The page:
Often synthetic and semi-synthetic fabrics last longer than wool, but we didn't find that to be the case during our testing period with the ExOfficio Sport Mesh 2.0. While these are fully synthetic, they quickly developed pilling and runs in the nylon mesh.
A better choice for synthetic is the REI Everyday Boxer Brief, which seemed to us to be absolutely bombproof in both the construction and fabric choice. Our abrasion tests that ripped other pairs to shreds barely affected the Everyday in any appreciable way.
Two of the Merino wool boxer briefs used "core-spun" wool, meaning the wool fibers are wrapped around a thread of nylon fabric to get the best of both worlds. Even without that, the Merino wool underwear generally held up well. The Smartwool Boxer Briefs are the burliest pair we tested. The waistband is thick, and neither the band's elastic nor any of the flatlock seams showed signs of wear during our testing period and many months beyond. After a year and a half, one tester still struggles to find any weak spots in this pair.
We are also thoroughly impressed by the durability of the ExOfficio Give-N-Go 2.0. They aren't impervious to pilling, but they held up well to active, regular use and indiscriminate machine washing. We expect this pair to last longer than almost any pair we've ever tested. The previous iteration of this boxer brief (before the "2.0") has been in one of our tester's drawers for years and is still going strong.
We like to travel light, and we like to go far. Sometimes, that means having only one or two pairs of underwear and being far away from the nearest washing machine. This means we often end up hand washing our underwear and line drying it, whether in a hostel bathroom or at an advance basecamp. We soaked each pair of boxer briefs in water, then wrung them out and hung them to test dry times. We did this test twice, once in the sun and once inside.
Taking an hour or less in the sun, the fastest drying pairs in our lineup excelled thanks to their nylon and polyester materials. These fabrics don't absorb water as readily as natural fibers. The Icebreaker Anatomica and Meriwool, despite being mostly (or completely) made of Merino wool, weren't far behind, as the thinner waistband dries quicker than the thicker band on the Smartwool Merino. These distinctions aside, any of these pairs would easily dry in a hotel bathroom overnight and much quicker on a laundry line in the sun, so this metric doesn't weigh as heavily in each product's final score.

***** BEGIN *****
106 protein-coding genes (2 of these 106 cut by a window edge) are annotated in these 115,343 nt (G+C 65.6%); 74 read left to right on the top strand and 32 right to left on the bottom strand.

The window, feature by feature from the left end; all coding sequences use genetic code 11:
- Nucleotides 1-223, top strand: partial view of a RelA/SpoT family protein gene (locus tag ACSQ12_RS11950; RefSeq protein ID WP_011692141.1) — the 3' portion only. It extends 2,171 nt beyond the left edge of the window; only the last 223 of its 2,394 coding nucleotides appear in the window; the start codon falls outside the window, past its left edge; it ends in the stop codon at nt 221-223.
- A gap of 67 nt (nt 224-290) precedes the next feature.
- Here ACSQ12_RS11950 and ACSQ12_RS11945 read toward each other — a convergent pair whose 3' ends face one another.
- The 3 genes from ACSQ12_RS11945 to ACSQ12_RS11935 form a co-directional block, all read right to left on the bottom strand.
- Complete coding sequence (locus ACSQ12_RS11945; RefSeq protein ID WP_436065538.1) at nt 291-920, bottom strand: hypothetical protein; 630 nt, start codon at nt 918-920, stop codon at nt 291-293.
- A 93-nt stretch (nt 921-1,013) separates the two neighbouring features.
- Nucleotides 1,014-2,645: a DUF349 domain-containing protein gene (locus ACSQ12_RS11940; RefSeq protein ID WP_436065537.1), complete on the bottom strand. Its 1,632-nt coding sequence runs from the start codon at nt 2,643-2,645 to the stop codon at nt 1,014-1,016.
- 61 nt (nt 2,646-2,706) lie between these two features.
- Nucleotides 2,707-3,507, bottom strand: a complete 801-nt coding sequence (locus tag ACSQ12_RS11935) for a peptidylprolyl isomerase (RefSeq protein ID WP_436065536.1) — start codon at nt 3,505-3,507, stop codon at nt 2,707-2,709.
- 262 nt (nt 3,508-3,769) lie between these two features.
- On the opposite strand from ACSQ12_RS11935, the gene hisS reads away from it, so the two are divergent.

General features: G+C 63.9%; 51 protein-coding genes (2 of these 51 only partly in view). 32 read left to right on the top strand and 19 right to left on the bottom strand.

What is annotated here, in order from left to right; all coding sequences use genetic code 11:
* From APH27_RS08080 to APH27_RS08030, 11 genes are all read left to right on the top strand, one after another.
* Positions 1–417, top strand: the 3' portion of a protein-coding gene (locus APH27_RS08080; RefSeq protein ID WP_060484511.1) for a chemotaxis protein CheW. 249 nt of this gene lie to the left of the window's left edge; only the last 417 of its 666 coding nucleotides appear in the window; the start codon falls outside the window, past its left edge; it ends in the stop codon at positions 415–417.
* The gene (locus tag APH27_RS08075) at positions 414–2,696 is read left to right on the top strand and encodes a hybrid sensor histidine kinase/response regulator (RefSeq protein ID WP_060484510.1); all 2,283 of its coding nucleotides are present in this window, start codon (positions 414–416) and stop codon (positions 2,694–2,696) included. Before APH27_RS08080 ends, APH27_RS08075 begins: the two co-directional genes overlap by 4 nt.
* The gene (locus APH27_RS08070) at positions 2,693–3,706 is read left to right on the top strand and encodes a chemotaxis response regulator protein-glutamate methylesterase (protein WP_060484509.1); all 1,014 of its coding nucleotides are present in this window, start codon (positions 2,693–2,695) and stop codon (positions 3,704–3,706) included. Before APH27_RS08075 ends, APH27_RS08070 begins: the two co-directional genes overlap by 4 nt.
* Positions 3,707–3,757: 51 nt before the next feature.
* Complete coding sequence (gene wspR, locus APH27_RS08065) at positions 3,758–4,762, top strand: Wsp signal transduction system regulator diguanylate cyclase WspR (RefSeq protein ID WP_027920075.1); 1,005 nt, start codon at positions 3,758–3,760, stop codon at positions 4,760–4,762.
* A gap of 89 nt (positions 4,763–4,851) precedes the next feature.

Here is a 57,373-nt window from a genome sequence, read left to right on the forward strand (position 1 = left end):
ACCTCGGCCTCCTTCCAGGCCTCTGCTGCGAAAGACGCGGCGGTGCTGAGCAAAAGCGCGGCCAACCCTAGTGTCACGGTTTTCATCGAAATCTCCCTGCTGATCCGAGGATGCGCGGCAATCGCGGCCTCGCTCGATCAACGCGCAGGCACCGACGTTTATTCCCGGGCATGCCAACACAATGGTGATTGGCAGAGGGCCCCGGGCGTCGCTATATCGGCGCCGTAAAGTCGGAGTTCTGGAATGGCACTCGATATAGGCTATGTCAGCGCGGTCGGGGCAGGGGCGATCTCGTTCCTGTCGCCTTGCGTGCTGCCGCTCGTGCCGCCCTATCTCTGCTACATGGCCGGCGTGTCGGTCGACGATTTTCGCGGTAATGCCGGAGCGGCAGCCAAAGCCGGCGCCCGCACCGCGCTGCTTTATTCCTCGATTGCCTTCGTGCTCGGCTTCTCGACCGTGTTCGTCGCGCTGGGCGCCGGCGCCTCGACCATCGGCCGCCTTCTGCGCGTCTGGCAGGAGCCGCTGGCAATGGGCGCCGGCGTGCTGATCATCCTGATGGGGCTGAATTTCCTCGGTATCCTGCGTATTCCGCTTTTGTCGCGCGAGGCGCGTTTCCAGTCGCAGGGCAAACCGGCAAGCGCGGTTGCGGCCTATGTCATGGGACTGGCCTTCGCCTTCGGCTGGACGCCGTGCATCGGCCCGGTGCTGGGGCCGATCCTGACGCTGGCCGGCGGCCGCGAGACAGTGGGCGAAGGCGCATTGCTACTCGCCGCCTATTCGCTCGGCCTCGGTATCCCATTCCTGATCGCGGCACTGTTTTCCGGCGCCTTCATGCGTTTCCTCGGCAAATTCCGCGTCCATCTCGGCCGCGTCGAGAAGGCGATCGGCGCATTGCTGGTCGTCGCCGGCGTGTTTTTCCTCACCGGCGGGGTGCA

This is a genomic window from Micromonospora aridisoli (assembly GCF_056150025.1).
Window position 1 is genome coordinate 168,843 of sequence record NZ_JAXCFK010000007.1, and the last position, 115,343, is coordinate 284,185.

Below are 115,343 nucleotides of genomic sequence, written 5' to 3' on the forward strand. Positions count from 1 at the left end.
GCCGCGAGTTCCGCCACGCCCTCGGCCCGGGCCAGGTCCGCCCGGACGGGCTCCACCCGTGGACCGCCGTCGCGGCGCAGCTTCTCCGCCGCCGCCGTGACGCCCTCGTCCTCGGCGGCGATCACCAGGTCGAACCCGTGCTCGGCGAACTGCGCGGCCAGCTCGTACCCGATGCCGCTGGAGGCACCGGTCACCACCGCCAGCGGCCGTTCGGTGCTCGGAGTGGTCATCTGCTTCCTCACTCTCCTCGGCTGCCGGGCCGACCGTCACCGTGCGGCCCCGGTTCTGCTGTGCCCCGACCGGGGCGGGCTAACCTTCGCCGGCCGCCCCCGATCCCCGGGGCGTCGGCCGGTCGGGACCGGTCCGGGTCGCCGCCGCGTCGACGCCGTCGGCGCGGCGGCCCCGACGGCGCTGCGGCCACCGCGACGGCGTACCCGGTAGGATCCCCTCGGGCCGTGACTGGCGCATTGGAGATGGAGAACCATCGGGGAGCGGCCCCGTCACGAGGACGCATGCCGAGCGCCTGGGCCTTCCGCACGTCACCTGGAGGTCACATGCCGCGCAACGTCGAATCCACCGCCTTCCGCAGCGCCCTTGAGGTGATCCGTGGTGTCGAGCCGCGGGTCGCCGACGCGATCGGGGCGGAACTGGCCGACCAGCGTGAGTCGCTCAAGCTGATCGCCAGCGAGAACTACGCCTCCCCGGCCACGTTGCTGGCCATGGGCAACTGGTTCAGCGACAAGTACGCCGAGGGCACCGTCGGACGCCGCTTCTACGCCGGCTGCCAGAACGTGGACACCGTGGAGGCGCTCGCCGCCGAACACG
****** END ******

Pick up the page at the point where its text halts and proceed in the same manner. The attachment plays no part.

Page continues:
Never washed clothes in a sink before? It's a quick and easy alternative to visiting a laundromat while on the road. The washing is pretty straightforward. To dry them, place them flat on a towel, roll them up tightly, then walk on the towel or wring out. Repeat until damp-dry.
Layering starts from the skin out, so a quality pair of underwear is the best place to start for high performance. We looked for skivvies that would be comfortable, durable, breathable, and able to be worn for a while without getting gross. We tested what we thought were the best and most comprehensive selection of men's travel underwear to provide you with an in-depth review. We hope this helps you with your decision-making because we know that while your car may take regular, your body deserves premium.
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GearLab is founded on the principle of honest, objective, reviews. Our experts test thousands of products each year using thoughtful test plans that bring out key performance differences between competing products. And, to assure complete independence, we buy all the products we test ourselves. No cherry-picked units sent by manufacturers. No sponsored content. No ads. Just real, honest, side-by-side testing and comparison.